In May 2015, we launched our new website. Blog posts from prior to this time might have some strange formatting in places. We apologise for any inconvinience this may cause.

A Spinster's Tale

13 November 2012 | Posted in Author , Jess Price , spiders , Wildlife Advice

Author Jess Price

false widow spider / Jess Price
false widow spider / Jess Price

Recently I discovered a false widow spider strolling across my bed. I knew it was a false widow as soon as I saw it. Smaller then a 1p piece, they have a distinctive globular shaped body and a glossy brown/black finish.

False widows are so called because of their general resemblance to the notorious black widow spiders. In fact false widows and true black widows belong in the same taxonomic family, the Theridiidae or comb-footed spiders. Luckily false widows are nowhere near as venomous.

There are six species of false widow spider that occur in the UK, but only three are commonly seen around houses; Steatoda grossa, S. bipunctata and S. nobilis. These species are synanthropic, which means they live near humans, benefiting from the artificial habitats we create such as sheds, garages, porches and conservatories.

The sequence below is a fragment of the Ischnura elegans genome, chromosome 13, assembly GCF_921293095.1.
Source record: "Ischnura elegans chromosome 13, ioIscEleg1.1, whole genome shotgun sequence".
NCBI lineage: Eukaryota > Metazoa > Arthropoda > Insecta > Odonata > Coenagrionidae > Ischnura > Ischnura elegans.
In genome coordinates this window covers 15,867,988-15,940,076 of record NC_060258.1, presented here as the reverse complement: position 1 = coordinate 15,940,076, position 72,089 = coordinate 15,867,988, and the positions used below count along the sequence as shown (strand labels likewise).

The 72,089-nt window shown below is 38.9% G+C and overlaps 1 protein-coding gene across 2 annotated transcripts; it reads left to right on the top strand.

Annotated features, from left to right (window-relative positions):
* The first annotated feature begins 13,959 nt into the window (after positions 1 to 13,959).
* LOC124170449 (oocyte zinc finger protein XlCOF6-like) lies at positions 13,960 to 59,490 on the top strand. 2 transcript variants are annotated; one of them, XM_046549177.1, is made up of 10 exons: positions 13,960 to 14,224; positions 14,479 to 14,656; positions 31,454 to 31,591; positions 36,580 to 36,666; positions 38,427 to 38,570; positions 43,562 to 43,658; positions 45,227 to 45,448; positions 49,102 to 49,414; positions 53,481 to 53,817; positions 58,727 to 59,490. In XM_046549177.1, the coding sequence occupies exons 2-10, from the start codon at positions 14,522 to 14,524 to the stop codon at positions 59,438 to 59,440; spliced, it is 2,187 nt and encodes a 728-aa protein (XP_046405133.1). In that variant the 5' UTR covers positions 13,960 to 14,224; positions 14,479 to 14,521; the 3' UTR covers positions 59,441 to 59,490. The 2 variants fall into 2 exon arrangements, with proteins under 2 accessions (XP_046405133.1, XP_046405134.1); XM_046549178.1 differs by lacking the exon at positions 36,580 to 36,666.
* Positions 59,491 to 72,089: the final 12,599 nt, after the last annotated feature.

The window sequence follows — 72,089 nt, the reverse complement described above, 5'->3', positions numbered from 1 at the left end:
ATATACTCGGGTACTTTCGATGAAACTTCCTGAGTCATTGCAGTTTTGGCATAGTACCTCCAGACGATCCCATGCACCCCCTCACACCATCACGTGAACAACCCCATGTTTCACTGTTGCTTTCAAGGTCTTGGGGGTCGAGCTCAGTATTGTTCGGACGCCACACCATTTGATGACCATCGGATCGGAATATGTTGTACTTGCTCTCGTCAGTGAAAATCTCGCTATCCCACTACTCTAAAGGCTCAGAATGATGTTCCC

These first two species are native and although they can bite, bites are not common. S. nobilis however, only arrived in the UK around 100 years ago and is reported to be more venomous. According to the Natural History Museums insect and spider identification and advisory service, S. nobilis

is probably the UKs most venomous spider but bites are rare and usually result from handling the spider roughly or from a spider being trapped between clothing and skin.

False widow bites are reported as usually being no worse than a bee or wasp sting. However some people can have a more severe reaction to S. nobilis including swelling and numbness so I was interested to know what species was on my bed.

The only accurate way to identify a spider is to look at the reproductive organs under a microscope. Not having one to hand, I sent photos to a Sussex-based spider expert and his best bet was an immature female S. grossa. The photos show three chevron type markings running down the middle of the abdomen which is typical but not exclusive to S. grossa. In mature females these often merge into a single large blotch and sometimes the markings become so dark that they are barely visible.

I like spiders. They are interesting and useful additions to a household, but I do object to one being on my bed. I can only assume that this female was looking for a new nesting site and had been lifted onto my bed on boxes that I had been sorting. S. grossa normally create tangled webs low down in the dark nooks and cracks of walls. I put her outside next to the shed so hopefully shell be able to find a suitable place for her web away from my bedroom.

false widow spiders are the size of a 1p coin / Jess Price
false widow spiders are the size of a 1p coin / Jess Price

Comments

  • paul:

    17 Nov 2012 02:46:18